“You still have all those educated consumers who aren’t going to abandon all of their good habits,” Mr. Wank said. “Healthy is still thriving despite perhaps a little more [relative] demand for comfort. People haven’t forsaken the healthy side of snacking just because they bought a tube of Pringle’s to feel better.”

Another factor, Mr. Wank said, is that U.S. retailers are “continuing to devote more shelf space to better-for-you and healthier products. That’s accelerating.”

DISCUSSION QUESTIONS: Will COVID-19 slow the momentum towards healthy snacking? What do you see as the obvious and less obvious factors driving the comfort food resurgence amid the pandemic and are they likely to remain when it’s over?

Please practice The RetailWire Golden Rule when submitting your comments.
Braintrust
"Looking ahead, I see permissible indulgence categories – those products which include some benefits or goodness with a treat like chocolate – doing well."
"Comfort food is an easy go-to category – but I’m seeing the opposite. Consider the hockey stick increase in sales for sports equipment and related products..."
"I suspect even though some groups are doing healthy living at home, based on their social media posts, significant numbers are choosing comfort."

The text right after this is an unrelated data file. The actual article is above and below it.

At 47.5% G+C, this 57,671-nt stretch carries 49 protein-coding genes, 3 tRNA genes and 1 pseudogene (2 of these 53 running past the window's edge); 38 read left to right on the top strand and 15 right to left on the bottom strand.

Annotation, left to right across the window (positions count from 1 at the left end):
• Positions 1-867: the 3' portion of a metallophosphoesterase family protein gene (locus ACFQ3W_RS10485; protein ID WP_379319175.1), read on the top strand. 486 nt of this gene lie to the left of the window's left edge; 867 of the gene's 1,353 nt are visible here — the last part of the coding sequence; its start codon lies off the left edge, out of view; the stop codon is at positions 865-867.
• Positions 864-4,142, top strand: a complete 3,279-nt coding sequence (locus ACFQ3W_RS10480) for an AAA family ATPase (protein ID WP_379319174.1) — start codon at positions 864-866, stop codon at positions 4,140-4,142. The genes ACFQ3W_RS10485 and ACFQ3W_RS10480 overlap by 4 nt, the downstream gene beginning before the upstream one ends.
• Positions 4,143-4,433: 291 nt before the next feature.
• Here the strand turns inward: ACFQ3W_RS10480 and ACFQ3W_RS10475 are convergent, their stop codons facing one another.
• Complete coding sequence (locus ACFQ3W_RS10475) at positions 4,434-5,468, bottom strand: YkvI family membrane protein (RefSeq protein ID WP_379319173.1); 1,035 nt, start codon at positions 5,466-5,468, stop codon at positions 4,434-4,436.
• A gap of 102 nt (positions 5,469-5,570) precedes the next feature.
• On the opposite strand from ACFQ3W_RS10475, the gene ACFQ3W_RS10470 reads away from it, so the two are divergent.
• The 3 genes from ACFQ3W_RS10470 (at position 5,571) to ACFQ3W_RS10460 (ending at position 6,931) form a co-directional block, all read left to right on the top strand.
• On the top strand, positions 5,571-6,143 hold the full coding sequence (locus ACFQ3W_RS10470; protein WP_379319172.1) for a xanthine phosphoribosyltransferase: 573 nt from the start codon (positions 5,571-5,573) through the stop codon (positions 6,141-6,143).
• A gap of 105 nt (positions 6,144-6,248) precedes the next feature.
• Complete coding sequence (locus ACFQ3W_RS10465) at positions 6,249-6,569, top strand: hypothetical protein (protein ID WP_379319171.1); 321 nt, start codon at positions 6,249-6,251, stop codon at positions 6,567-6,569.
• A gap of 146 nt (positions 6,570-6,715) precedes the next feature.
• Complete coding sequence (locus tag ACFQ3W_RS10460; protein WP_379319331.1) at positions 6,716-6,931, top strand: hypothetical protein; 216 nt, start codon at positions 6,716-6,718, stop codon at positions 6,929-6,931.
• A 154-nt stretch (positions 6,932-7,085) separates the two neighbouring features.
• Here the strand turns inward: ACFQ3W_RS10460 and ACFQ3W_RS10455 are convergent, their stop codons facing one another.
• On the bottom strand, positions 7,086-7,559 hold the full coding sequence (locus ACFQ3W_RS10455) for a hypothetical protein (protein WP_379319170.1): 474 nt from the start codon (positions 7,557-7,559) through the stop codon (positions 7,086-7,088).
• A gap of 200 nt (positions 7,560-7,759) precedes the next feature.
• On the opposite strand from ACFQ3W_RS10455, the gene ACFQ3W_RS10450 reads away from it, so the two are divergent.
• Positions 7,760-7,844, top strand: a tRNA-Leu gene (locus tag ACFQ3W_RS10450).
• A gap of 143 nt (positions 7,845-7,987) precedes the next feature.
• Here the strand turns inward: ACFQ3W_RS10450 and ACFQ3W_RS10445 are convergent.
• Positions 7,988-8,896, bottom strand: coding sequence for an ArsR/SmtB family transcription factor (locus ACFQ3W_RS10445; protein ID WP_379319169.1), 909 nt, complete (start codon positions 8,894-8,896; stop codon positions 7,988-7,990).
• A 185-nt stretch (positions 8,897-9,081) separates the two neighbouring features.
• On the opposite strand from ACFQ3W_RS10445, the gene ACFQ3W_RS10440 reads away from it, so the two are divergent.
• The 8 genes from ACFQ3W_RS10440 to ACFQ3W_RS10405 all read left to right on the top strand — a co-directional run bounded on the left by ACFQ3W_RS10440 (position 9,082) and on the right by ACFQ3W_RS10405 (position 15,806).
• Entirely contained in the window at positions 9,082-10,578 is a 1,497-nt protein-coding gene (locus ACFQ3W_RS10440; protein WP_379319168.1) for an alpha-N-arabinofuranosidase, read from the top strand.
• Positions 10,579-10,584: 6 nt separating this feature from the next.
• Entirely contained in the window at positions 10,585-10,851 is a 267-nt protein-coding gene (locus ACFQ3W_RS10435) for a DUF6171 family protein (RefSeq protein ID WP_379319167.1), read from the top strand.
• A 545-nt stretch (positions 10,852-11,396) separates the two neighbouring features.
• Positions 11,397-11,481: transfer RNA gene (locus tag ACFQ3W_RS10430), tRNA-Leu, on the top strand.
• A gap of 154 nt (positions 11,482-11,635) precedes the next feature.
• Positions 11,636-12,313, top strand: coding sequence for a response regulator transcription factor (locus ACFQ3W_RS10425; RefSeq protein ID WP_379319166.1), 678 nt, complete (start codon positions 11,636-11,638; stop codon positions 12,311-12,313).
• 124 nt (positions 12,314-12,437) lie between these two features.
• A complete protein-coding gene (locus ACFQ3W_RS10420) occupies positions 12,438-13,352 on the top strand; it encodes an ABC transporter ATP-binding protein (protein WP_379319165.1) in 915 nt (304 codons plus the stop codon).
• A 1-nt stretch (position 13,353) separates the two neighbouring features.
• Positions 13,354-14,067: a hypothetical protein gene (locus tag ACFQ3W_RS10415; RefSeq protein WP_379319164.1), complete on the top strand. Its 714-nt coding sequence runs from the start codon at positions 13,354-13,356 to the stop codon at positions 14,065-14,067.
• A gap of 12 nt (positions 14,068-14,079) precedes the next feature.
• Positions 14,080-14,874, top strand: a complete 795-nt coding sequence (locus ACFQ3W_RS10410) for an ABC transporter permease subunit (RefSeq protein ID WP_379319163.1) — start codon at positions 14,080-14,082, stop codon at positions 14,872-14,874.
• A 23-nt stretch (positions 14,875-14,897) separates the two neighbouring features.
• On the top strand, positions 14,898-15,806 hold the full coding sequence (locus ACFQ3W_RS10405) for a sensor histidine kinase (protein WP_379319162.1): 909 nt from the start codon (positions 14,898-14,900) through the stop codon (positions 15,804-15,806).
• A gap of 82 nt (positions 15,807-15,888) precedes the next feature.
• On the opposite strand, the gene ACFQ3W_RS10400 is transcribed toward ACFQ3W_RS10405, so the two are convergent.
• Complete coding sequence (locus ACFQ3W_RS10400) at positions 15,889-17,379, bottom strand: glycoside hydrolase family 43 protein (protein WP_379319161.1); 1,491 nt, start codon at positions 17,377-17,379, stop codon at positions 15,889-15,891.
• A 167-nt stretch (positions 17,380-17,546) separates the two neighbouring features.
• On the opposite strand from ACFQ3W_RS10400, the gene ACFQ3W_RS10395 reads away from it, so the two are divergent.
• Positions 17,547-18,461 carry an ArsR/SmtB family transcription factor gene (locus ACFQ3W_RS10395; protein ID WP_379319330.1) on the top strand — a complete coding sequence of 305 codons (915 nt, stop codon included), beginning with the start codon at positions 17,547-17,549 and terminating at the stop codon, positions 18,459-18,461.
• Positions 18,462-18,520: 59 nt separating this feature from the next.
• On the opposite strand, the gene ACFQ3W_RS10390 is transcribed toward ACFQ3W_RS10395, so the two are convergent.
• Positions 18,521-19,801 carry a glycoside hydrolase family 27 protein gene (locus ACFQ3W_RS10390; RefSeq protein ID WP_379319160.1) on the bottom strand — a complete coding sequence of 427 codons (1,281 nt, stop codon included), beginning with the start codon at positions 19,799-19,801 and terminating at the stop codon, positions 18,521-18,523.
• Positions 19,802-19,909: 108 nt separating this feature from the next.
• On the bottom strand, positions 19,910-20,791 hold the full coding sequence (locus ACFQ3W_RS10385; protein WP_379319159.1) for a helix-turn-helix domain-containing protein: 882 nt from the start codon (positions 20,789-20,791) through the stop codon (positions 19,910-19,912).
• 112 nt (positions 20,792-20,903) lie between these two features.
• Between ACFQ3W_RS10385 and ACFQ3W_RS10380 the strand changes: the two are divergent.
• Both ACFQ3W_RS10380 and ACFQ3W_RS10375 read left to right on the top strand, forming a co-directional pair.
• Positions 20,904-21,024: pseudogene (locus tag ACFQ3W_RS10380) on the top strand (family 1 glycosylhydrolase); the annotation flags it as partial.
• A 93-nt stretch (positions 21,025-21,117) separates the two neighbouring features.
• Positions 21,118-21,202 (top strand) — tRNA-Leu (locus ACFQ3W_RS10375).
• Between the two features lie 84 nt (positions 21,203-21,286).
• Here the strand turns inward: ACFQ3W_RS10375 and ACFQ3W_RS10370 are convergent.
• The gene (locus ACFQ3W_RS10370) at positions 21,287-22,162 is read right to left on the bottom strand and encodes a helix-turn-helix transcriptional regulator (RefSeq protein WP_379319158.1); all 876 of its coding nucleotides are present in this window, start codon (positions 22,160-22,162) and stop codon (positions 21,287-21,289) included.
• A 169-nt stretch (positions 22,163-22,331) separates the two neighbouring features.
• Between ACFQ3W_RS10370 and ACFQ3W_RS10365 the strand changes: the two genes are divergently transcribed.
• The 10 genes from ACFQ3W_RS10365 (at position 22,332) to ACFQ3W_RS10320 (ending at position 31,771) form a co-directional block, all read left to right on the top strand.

Join the Discussion!

8 Comments on "Will Americans keep snacking at higher levels post-lockdown?"


Sort by:   newest | oldest | most voted
Neil Saunders
BrainTrust

There is still good growth in the health and wellness segment of food and snacks, however there is also no doubt that sales of more indulgent options have accelerated during the pandemic. I suspect that the trend will continue for some time, especially if people continue to work from home – which tends to result in more snacking! Looking ahead, I see permissible indulgence categories – those products which include some benefits or goodness with a treat like chocolate – doing well.

David Leibowitz
BrainTrust